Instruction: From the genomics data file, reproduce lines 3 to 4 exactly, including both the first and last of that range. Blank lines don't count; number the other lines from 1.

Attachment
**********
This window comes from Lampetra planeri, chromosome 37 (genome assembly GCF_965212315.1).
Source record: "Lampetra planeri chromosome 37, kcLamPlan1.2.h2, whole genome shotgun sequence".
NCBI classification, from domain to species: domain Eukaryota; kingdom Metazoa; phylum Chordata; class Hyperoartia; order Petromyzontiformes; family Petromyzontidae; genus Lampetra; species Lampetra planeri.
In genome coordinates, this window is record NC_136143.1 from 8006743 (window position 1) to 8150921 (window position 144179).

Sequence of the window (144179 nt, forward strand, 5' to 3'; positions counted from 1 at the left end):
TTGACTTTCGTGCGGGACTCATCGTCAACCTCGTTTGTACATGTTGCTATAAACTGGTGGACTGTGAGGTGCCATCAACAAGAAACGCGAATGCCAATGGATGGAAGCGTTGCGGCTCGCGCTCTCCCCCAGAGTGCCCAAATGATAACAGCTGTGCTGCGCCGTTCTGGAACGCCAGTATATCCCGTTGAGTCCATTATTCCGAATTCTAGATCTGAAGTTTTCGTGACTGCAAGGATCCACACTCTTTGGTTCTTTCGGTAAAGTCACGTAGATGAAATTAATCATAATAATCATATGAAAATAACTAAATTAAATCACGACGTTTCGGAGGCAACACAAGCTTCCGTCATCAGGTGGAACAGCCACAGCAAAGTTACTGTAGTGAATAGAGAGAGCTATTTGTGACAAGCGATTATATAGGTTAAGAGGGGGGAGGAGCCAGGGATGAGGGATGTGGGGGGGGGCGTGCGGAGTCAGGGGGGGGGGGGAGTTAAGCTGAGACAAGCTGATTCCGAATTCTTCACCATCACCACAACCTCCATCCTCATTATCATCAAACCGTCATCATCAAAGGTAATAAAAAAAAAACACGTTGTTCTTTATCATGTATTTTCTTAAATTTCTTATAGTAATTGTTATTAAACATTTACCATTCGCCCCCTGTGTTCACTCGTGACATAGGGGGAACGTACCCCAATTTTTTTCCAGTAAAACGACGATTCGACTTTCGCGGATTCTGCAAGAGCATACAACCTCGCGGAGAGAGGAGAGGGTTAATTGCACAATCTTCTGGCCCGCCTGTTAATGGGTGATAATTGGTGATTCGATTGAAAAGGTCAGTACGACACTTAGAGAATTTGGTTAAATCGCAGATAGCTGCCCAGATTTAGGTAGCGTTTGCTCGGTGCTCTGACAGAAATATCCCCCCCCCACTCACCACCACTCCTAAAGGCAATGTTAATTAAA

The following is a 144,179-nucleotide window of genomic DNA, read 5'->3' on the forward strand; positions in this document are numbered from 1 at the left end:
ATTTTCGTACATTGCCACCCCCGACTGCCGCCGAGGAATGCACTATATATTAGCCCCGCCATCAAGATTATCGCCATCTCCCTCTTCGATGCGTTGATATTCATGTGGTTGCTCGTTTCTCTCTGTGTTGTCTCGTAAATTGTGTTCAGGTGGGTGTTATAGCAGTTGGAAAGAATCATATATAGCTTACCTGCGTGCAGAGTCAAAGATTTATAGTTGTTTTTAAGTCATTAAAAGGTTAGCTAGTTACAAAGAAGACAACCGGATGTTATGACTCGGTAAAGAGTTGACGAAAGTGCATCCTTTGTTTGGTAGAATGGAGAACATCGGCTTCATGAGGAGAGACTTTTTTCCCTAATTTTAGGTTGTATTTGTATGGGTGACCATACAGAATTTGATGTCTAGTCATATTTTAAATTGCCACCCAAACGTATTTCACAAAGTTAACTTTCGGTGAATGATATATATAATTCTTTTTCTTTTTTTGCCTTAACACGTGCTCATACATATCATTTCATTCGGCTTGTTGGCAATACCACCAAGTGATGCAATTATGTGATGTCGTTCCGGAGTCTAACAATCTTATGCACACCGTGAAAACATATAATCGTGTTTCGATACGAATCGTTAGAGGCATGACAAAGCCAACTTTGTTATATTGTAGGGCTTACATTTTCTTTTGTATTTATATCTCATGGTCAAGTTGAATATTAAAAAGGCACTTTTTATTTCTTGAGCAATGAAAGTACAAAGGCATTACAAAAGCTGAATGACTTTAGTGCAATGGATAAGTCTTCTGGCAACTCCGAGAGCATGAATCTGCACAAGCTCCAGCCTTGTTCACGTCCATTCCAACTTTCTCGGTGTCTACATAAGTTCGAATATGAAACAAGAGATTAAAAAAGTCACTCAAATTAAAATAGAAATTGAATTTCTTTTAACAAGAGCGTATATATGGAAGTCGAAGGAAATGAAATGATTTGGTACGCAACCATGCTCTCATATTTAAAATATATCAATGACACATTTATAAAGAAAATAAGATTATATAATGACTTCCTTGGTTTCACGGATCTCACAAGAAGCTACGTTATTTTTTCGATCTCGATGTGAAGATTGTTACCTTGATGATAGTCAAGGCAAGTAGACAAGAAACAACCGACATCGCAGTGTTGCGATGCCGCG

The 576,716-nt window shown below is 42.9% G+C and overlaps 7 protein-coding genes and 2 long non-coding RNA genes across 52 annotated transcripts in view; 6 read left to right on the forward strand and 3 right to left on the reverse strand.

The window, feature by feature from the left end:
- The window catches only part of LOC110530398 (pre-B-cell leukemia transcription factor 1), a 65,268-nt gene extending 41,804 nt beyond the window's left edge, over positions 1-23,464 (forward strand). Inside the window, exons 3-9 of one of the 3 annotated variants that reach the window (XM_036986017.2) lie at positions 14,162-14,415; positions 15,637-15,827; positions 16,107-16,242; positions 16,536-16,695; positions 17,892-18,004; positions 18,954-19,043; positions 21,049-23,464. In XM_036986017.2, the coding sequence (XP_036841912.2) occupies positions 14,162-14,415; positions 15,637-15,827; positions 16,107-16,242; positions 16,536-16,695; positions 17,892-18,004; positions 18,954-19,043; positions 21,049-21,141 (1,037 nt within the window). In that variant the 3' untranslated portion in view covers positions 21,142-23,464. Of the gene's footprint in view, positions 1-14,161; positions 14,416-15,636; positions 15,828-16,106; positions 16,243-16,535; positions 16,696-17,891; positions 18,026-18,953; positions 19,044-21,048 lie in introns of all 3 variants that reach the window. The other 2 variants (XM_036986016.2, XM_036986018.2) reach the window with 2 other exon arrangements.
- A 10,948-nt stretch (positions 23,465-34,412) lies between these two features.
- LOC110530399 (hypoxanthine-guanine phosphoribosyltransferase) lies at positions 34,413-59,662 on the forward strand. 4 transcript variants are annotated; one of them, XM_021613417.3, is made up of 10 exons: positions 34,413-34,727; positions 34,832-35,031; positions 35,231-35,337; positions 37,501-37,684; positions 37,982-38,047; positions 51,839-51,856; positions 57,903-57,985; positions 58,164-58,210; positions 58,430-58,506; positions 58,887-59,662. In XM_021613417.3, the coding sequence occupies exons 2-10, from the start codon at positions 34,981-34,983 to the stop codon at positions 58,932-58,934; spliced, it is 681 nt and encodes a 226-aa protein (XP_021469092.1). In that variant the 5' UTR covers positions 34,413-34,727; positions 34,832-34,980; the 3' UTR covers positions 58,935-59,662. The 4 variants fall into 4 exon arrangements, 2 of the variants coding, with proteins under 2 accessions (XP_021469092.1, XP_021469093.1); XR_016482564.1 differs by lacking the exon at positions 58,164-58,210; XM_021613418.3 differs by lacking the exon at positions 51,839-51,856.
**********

NCBI classification, from domain to species: domain Eukaryota; kingdom Metazoa; phylum Chordata; class Hyperoartia; order Petromyzontiformes; family Petromyzontidae; genus Lampetra; species Lampetra planeri.
In genome coordinates, this window is record NC_136143.1 from 8006743 (window position 1) to 8150921 (window position 144179).